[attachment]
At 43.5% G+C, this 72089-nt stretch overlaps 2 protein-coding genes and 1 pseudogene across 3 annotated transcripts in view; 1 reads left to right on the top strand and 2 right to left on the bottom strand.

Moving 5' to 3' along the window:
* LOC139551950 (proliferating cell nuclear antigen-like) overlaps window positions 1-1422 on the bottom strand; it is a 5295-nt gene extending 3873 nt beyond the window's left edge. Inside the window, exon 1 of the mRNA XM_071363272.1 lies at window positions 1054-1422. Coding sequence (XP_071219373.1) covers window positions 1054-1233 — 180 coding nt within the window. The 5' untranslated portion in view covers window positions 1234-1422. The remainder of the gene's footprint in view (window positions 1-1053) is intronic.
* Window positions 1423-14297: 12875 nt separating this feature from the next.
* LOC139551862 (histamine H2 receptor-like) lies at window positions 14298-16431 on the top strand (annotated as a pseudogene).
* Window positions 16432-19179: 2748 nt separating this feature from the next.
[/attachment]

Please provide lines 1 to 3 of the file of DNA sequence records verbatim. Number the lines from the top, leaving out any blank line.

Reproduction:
At 43.5% G+C, this 72089-nt stretch overlaps 2 protein-coding genes and 1 pseudogene across 3 annotated transcripts in view; 1 reads left to right on the top strand and 2 right to left on the bottom strand.

Moving 5' to 3' along the window:
* LOC139551950 (proliferating cell nuclear antigen-like) overlaps window positions 1-1422 on the bottom strand; it is a 5295-nt gene extending 3873 nt beyond the window's left edge. Inside the window, exon 1 of the mRNA XM_071363272.1 lies at window positions 1054-1422. Coding sequence (XP_071219373.1) covers window positions 1054-1233 — 180 coding nt within the window. The 5' untranslated portion in view covers window positions 1234-1422. The remainder of the gene's footprint in view (window positions 1-1053) is intronic.